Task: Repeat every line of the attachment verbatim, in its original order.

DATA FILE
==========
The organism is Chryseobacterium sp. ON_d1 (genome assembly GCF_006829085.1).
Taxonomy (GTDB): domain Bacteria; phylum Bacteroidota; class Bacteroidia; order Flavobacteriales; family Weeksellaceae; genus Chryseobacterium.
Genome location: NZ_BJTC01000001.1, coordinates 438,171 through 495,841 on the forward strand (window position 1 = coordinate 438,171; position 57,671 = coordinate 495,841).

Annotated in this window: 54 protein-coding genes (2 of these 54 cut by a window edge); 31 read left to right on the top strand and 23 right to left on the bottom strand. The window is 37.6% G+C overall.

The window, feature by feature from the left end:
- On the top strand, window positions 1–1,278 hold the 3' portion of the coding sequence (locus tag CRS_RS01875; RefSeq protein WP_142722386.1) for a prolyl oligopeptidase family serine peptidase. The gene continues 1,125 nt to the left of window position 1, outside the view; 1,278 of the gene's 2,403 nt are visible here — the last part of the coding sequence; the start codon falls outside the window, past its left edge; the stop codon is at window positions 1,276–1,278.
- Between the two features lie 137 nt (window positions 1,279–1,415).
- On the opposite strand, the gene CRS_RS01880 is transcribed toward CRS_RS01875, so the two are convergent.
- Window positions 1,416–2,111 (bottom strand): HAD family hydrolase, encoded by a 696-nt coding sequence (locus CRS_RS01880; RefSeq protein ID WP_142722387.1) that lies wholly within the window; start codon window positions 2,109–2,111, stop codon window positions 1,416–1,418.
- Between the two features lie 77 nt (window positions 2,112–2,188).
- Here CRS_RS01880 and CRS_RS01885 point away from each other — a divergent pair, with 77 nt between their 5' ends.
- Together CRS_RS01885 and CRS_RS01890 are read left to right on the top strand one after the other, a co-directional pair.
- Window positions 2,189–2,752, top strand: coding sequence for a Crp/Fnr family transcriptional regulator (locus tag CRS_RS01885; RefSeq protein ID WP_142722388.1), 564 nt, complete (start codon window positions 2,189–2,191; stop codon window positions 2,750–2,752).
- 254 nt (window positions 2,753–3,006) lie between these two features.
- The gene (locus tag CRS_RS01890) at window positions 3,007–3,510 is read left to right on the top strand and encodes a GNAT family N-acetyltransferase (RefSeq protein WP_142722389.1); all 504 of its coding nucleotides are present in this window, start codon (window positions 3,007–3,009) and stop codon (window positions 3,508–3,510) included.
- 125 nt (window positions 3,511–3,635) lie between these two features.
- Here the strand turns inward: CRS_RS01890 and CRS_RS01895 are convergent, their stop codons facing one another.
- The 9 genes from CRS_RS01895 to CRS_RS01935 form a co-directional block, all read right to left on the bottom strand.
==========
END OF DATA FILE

The organism is Chryseobacterium sp. ON_d1 (genome assembly GCF_006829085.1).
Taxonomy (GTDB): domain Bacteria; phylum Bacteroidota; class Bacteroidia; order Flavobacteriales; family Weeksellaceae; genus Chryseobacterium.
Genome location: NZ_BJTC01000001.1, coordinates 438,171 through 495,841 on the forward strand (window position 1 = coordinate 438,171; position 57,671 = coordinate 495,841).

Annotated in this window: 54 protein-coding genes (2 of these 54 cut by a window edge); 31 read left to right on the top strand and 23 right to left on the bottom strand. The window is 37.6% G+C overall.

The window, feature by feature from the left end:
- On the top strand, window positions 1–1,278 hold the 3' portion of the coding sequence (locus tag CRS_RS01875; RefSeq protein WP_142722386.1) for a prolyl oligopeptidase family serine peptidase. The gene continues 1,125 nt to the left of window position 1, outside the view; 1,278 of the gene's 2,403 nt are visible here — the last part of the coding sequence; the start codon falls outside the window, past its left edge; the stop codon is at window positions 1,276–1,278.
- Between the two features lie 137 nt (window positions 1,279–1,415).
- On the opposite strand, the gene CRS_RS01880 is transcribed toward CRS_RS01875, so the two are convergent.
- Window positions 1,416–2,111 (bottom strand): HAD family hydrolase, encoded by a 696-nt coding sequence (locus CRS_RS01880; RefSeq protein ID WP_142722387.1) that lies wholly within the window; start codon window positions 2,109–2,111, stop codon window positions 1,416–1,418.
- Between the two features lie 77 nt (window positions 2,112–2,188).
- Here CRS_RS01880 and CRS_RS01885 point away from each other — a divergent pair, with 77 nt between their 5' ends.
- Together CRS_RS01885 and CRS_RS01890 are read left to right on the top strand one after the other, a co-directional pair.
- Window positions 2,189–2,752, top strand: coding sequence for a Crp/Fnr family transcriptional regulator (locus tag CRS_RS01885; RefSeq protein ID WP_142722388.1), 564 nt, complete (start codon window positions 2,189–2,191; stop codon window positions 2,750–2,752).
- 254 nt (window positions 2,753–3,006) lie between these two features.
- The gene (locus tag CRS_RS01890) at window positions 3,007–3,510 is read left to right on the top strand and encodes a GNAT family N-acetyltransferase (RefSeq protein WP_142722389.1); all 504 of its coding nucleotides are present in this window, start codon (window positions 3,007–3,009) and stop codon (window positions 3,508–3,510) included.
- 125 nt (window positions 3,511–3,635) lie between these two features.
- Here the strand turns inward: CRS_RS01890 and CRS_RS01895 are convergent, their stop codons facing one another.
- The 9 genes from CRS_RS01895 to CRS_RS01935 form a co-directional block, all read right to left on the bottom strand.